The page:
Yes, the book has transmogrified in scope these past several months, and the original “happiness manifesto” idea has given way to a much larger concept (plus, I found out sometime after starting this blog and the book that there is apparently already a book called “The Happiness Manifesto” – oops!  While I’m sure it does not have my subtitle (“How I beat the living hell out of suffering and made it my bitch”), I didn’t even think to search for similar titles when I was still in the just-starting-out phase of writing.  Gah!  If anyone finds this blog looking for information on that book, sorry – not me.  I didn’t even know it existed until I was browsing on my Kindle one day and lo, there it was.  I just about kicked myself.  I’m sure there are books out there with alike titles, but still – so it’s a good thing that that is no longer the title).

Anywho, The Book (it will heretofore be referred to as The Book in capital letters, as even though it has another working title, I don’t want to a: goof again before I’ve researched that no one else has a book out by that title and b: it’s still shifting around in my head, and I may change it again when all is said and done.  I’m not putting it past me at this point).  The more I think on it, the more The Book is my raison d’être.  I want to write.  I’m meant to write.  Don’t worry, I’m not growing a massive ego and thinking I am The Most Awesome Writer Ever, but I must write.  I used to write so prolifically that I could reliably sit down and pound out a chapter in one sitting, giggling to myself as twists and turns came to me as I was writing them.  I gauged if it was any good or not by how violently my best friend threatened my well-being if I did not write the next chapter soon (I was really good at a cliffhanger).  Now, of course, I look at those old stories from my college days (or high school days or junior high days – yes, I wrote stories to share with my friends back then, too) and think, wow, I was really young.  Characters developed in my head as I was writing them, and so the original vision didn’t always mesh with the end product.  I was famous for going back and doing re-write after re-write after re-write in an attempt to align the earlier flying-blind parts with the later now-I-know-who-this-person-is-and-where-the-story-is-going parts.  I was more famous for forgoing paper altogether and just regaling my friends with verbal stories; the aforementioned best friend and I would take a random drive and she would put forth her one-word request: “Story?”  My friends knew the universe inside my head by then and it was nice to just shoot the shit with my characters and not worry about having to spell out backstory for potential new readers to understand what I was talking about.  Also, it was the most awesome way to test out new ideas and character developments ever.  But I digress.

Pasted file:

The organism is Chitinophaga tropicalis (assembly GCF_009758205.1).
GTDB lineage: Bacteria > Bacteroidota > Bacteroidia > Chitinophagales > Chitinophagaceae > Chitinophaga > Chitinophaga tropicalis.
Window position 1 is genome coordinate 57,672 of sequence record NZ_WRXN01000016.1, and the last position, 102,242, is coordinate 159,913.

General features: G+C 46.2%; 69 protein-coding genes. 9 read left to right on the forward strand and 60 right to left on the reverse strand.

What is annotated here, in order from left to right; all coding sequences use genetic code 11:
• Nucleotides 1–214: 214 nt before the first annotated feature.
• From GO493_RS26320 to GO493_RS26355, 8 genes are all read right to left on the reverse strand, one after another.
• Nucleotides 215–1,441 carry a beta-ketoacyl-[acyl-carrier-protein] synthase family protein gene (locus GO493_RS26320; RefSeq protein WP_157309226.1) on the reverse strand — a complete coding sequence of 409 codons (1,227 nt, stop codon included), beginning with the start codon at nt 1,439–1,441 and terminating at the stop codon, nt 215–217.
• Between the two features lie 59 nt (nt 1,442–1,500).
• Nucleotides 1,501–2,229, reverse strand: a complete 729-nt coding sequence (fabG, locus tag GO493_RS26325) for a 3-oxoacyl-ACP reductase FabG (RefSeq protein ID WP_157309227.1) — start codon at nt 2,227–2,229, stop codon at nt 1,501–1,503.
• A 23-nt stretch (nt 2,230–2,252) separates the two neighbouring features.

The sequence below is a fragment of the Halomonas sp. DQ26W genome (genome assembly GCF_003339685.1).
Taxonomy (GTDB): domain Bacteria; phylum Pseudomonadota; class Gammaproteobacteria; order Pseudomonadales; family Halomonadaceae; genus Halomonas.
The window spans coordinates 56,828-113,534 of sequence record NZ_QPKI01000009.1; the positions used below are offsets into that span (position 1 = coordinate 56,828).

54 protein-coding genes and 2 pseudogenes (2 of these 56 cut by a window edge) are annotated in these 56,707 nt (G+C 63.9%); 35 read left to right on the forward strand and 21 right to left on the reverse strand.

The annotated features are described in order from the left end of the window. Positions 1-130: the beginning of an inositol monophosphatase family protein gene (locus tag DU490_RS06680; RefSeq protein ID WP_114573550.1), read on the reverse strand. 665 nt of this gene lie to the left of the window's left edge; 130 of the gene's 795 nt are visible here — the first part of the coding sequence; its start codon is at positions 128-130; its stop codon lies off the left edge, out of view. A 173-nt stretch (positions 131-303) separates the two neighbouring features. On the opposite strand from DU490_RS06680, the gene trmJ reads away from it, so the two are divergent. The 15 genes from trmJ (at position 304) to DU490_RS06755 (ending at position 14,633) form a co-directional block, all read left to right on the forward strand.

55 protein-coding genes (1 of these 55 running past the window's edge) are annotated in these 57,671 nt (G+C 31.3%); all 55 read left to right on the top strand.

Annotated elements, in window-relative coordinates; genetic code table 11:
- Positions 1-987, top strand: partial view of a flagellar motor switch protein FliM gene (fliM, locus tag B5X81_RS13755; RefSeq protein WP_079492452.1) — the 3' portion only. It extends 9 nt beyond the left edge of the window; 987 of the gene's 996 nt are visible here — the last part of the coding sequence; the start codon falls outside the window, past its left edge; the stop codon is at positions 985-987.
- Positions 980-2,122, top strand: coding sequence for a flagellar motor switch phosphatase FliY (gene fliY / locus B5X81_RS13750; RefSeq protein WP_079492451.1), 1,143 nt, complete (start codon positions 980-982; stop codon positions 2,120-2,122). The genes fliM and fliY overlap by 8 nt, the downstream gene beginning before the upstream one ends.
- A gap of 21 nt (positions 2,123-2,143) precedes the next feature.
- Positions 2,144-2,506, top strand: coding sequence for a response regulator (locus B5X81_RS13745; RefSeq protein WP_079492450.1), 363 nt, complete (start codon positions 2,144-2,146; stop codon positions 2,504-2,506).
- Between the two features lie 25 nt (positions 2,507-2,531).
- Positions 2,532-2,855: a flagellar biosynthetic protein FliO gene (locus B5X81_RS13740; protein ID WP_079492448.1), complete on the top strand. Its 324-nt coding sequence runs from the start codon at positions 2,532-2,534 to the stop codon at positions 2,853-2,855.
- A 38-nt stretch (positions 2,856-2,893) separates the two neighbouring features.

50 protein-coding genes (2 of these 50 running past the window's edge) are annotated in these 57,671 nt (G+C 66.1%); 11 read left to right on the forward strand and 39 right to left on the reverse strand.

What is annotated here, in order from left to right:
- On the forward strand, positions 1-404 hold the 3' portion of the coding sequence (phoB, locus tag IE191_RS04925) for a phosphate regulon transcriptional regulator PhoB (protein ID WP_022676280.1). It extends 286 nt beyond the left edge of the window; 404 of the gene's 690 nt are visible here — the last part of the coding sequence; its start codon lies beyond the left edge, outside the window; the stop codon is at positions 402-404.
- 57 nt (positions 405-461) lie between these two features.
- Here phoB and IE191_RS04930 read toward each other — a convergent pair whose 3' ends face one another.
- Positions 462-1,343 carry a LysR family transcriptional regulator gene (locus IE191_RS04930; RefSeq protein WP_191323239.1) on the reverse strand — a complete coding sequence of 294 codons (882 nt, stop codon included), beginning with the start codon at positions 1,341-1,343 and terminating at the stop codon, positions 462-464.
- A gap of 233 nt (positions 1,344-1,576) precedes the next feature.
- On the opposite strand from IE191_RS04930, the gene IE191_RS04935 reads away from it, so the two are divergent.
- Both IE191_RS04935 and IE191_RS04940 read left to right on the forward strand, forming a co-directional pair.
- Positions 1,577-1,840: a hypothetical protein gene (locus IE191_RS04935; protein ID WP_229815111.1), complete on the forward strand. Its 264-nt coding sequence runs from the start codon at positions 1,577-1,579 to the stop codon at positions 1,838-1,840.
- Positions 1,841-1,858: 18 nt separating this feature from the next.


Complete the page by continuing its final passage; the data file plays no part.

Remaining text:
The point is, I’ve always been a writer.  And lately it seems to come in fits and spurts, and as often as not I go back to the completed parts and look on them with disdain some time later.  It’s not that it seems terrible, but it does seem contrived.  Or young.  Yes, there’s that word again.  When I look back at my writing and think young, it’s the equivalent of crumpling up a piece of paper and tossing it in a wastebasket.